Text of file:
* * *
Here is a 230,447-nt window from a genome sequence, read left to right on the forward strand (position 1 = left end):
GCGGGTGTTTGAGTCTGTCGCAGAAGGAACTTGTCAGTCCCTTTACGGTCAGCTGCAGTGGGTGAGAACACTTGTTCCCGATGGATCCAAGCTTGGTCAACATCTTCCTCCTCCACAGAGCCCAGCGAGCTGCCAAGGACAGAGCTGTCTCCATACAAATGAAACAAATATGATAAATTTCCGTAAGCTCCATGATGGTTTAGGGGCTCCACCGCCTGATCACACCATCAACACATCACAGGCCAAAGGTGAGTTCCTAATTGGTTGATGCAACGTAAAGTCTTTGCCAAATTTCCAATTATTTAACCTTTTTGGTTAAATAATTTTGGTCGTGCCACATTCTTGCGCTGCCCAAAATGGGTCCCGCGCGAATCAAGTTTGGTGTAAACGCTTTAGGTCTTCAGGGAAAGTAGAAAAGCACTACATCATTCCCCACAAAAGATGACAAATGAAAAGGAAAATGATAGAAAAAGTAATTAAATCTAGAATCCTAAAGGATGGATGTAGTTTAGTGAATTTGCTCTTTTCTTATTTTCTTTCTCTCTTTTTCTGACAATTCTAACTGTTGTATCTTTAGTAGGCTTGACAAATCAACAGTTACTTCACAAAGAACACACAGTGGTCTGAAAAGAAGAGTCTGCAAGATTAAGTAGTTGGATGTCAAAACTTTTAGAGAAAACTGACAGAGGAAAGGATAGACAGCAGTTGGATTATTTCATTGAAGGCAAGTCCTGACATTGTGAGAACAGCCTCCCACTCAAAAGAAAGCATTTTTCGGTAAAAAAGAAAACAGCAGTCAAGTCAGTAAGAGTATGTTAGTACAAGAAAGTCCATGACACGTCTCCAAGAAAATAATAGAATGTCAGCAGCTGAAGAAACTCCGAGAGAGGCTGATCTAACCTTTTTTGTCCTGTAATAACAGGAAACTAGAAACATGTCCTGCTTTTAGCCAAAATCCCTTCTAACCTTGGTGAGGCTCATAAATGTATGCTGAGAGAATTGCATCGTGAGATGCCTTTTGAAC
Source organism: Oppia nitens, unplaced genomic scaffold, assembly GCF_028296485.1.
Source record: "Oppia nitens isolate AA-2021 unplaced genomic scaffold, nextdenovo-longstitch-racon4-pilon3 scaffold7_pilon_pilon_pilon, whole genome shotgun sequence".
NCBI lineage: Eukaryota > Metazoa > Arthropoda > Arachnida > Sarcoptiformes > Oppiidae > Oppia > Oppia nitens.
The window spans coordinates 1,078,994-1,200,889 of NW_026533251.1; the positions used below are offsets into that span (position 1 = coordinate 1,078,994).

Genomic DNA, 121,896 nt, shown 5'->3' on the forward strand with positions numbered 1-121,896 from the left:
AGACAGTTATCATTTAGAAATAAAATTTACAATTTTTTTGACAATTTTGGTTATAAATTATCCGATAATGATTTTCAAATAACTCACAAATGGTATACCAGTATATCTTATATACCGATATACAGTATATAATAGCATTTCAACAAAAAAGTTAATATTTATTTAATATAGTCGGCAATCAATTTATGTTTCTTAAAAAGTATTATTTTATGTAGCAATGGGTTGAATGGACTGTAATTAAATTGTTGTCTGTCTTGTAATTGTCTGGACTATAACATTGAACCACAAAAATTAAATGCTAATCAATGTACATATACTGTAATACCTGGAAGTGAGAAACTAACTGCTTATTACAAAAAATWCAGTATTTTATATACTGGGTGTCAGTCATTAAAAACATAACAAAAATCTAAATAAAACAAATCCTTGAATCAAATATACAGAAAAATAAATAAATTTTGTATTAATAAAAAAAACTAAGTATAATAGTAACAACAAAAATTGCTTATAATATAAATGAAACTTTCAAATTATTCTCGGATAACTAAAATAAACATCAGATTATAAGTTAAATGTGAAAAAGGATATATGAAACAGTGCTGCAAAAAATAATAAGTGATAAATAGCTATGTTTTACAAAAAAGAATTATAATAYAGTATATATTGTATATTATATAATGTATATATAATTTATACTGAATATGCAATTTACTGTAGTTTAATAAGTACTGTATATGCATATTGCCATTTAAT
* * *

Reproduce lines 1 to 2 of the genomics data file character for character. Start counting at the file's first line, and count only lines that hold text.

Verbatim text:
Here is a 230,447-nt window from a genome sequence, read left to right on the forward strand (position 1 = left end):
GCGGGTGTTTGAGTCTGTCGCAGAAGGAACTTGTCAGTCCCTTTACGGTCAGCTGCAGTGGGTGAGAACACTTGTTCCCGATGGATCCAAGCTTGGTCAACATCTTCCTCCTCCACAGAGCCCAGCGAGCTGCCAAGGACAGAGCTGTCTCCATACAAATGAAACAAATATGATAAATTTCCGTAAGCTCCATGATGGTTTAGGGGCTCCACCGCCTGATCACACCATCAACACATCACAGGCCAAAGGTGAGTTCCTAATTGGTTGATGCAACGTAAAGTCTTTGCCAAATTTCCAATTATTTAACCTTTTTGGTTAAATAATTTTGGTCGTGCCACATTCTTGCGCTGCCCAAAATGGGTCCCGCGCGAATCAAGTTTGGTGTAAACGCTTTAGGTCTTCAGGGAAAGTAGAAAAGCACTACATCATTCCCCACAAAAGATGACAAATGAAAAGGAAAATGATAGAAAAAGTAATTAAATCTAGAATCCTAAAGGATGGATGTAGTTTAGTGAATTTGCTCTTTTCTTATTTTCTTTCTCTCTTTTTCTGACAATTCTAACTGTTGTATCTTTAGTAGGCTTGACAAATCAACAGTTACTTCACAAAGAACACACAGTGGTCTGAAAAGAAGAGTCTGCAAGATTAAGTAGTTGGATGTCAAAACTTTTAGAGAAAACTGACAGAGGAAAGGATAGACAGCAGTTGGATTATTTCATTGAAGGCAAGTCCTGACATTGTGAGAACAGCCTCCCACTCAAAAGAAAGCATTTTTCGGTAAAAAAGAAAACAGCAGTCAAGTCAGTAAGAGTATGTTAGTACAAGAAAGTCCATGACACGTCTCCAAGAAAATAATAGAATGTCAGCAGCTGAAGAAACTCCGAGAGAGGCTGATCTAACCTTTTTTGTCCTGTAATAACAGGAAACTAGAAACATGTCCTGCTTTTAGCCAAAATCCCTTCTAACCTTGGTGAGGCTCATAAATGTATGCTGAGAGAATTGCATCGTGAGATGCCTTTTGAAC